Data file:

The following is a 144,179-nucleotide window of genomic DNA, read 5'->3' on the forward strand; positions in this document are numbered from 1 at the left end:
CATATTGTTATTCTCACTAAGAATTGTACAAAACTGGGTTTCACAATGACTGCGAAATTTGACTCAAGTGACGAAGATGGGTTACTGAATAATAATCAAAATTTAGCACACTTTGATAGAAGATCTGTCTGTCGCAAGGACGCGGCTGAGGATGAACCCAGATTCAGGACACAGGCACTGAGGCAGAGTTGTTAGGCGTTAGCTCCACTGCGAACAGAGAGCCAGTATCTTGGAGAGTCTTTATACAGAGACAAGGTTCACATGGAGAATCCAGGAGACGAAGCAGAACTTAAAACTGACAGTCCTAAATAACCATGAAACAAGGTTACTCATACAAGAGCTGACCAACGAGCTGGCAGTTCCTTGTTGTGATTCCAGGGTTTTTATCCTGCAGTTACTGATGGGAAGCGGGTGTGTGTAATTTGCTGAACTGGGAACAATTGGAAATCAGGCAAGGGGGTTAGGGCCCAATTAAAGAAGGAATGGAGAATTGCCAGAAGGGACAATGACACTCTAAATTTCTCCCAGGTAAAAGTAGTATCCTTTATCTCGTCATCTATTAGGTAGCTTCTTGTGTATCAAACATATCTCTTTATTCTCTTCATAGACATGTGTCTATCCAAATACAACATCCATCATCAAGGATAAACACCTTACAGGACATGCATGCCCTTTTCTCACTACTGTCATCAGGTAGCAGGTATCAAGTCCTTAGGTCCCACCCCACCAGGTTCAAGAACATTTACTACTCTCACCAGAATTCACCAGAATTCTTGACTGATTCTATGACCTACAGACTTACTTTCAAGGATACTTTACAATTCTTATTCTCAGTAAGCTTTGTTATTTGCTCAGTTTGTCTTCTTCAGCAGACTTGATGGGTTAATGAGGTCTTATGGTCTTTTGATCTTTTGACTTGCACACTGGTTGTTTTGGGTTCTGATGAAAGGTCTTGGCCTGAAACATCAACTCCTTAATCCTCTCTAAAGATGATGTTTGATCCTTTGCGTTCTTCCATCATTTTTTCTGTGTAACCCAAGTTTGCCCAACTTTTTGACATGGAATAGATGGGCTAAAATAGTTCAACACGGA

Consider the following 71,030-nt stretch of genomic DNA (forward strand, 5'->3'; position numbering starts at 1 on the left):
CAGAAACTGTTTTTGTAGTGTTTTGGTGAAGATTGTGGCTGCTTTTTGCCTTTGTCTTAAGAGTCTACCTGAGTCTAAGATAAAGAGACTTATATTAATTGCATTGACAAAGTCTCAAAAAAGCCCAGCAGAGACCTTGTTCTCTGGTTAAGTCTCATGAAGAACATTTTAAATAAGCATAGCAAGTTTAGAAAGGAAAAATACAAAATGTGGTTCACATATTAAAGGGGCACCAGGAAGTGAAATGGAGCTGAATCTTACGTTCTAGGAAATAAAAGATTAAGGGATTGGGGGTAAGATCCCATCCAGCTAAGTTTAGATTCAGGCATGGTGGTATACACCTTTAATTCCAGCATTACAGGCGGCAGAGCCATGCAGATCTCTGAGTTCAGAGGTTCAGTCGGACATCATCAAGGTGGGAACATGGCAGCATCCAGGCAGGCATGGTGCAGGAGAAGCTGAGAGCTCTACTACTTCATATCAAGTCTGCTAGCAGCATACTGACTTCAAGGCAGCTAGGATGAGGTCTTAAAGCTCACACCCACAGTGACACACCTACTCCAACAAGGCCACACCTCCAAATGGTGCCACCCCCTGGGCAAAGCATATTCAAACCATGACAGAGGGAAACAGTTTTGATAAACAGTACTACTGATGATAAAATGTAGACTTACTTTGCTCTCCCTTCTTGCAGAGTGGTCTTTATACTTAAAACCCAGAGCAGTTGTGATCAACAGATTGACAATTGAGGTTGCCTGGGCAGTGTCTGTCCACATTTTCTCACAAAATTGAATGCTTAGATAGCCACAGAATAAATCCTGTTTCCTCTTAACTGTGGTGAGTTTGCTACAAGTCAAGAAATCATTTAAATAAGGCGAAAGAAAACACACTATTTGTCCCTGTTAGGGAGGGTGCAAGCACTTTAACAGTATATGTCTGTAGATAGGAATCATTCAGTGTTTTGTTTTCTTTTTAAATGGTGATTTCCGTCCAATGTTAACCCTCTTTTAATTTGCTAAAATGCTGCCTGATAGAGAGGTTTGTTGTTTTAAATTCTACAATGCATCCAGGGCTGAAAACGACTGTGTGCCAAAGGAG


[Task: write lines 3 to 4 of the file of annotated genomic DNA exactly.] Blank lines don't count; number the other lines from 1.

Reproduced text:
Consider the following 71,030-nt stretch of genomic DNA (forward strand, 5'->3'; position numbering starts at 1 on the left):
CAGAAACTGTTTTTGTAGTGTTTTGGTGAAGATTGTGGCTGCTTTTTGCCTTTGTCTTAAGAGTCTACCTGAGTCTAAGATAAAGAGACTTATATTAATTGCATTGACAAAGTCTCAAAAAAGCCCAGCAGAGACCTTGTTCTCTGGTTAAGTCTCATGAAGAACATTTTAAATAAGCATAGCAAGTTTAGAAAGGAAAAATACAAAATGTGGTTCACATATTAAAGGGGCACCAGGAAGTGAAATGGAGCTGAATCTTACGTTCTAGGAAATAAAAGATTAAGGGATTGGGGGTAAGATCCCATCCAGCTAAGTTTAGATTCAGGCATGGTGGTATACACCTTTAATTCCAGCATTACAGGCGGCAGAGCCATGCAGATCTCTGAGTTCAGAGGTTCAGTCGGACATCATCAAGGTGGGAACATGGCAGCATCCAGGCAGGCATGGTGCAGGAGAAGCTGAGAGCTCTACTACTTCATATCAAGTCTGCTAGCAGCATACTGACTTCAAGGCAGCTAGGATGAGGTCTTAAAGCTCACACCCACAGTGACACACCTACTCCAACAAGGCCACACCTCCAAATGGTGCCACCCCCTGGGCAAAGCATATTCAAACCATGACAGAGGGAAACAGTTTTGATAAACAGTACTACTGATGATAAAATGTAGACTTACTTTGCTCTCCCTTCTTGCAGAGTGGTCTTTATACTTAAAACCCAGAGCAGTTGTGATCAACAGATTGACAATTGAGGTTGCCTGGGCAGTGTCTGTCCACATTTTCTCACAAAATTGAATGCTTAGATAGCCACAGAATAAATCCTGTTTCCTCTTAACTGTGGTGAGTTTGCTACAAGTCAAGAAATCATTTAAATAAGGCGAAAGAAAACACACTATTTGTCCCTGTTAGGGAGGGTGCAAGCACTTTAACAGTATATGTCTGTAGATAGGAATCATTCAGTGTTTTGTTTTCTTTTTAAATGGTGATTTCCGTCCAATGTTAACCCTCTTTTAATTTGCTAAAATGCTGCCTGATAGAGAGGTTTGTTGTTTTAAATTCTACAATGCATCCAGGGCTGAAAACGACTGTGTGCCAAAGGAG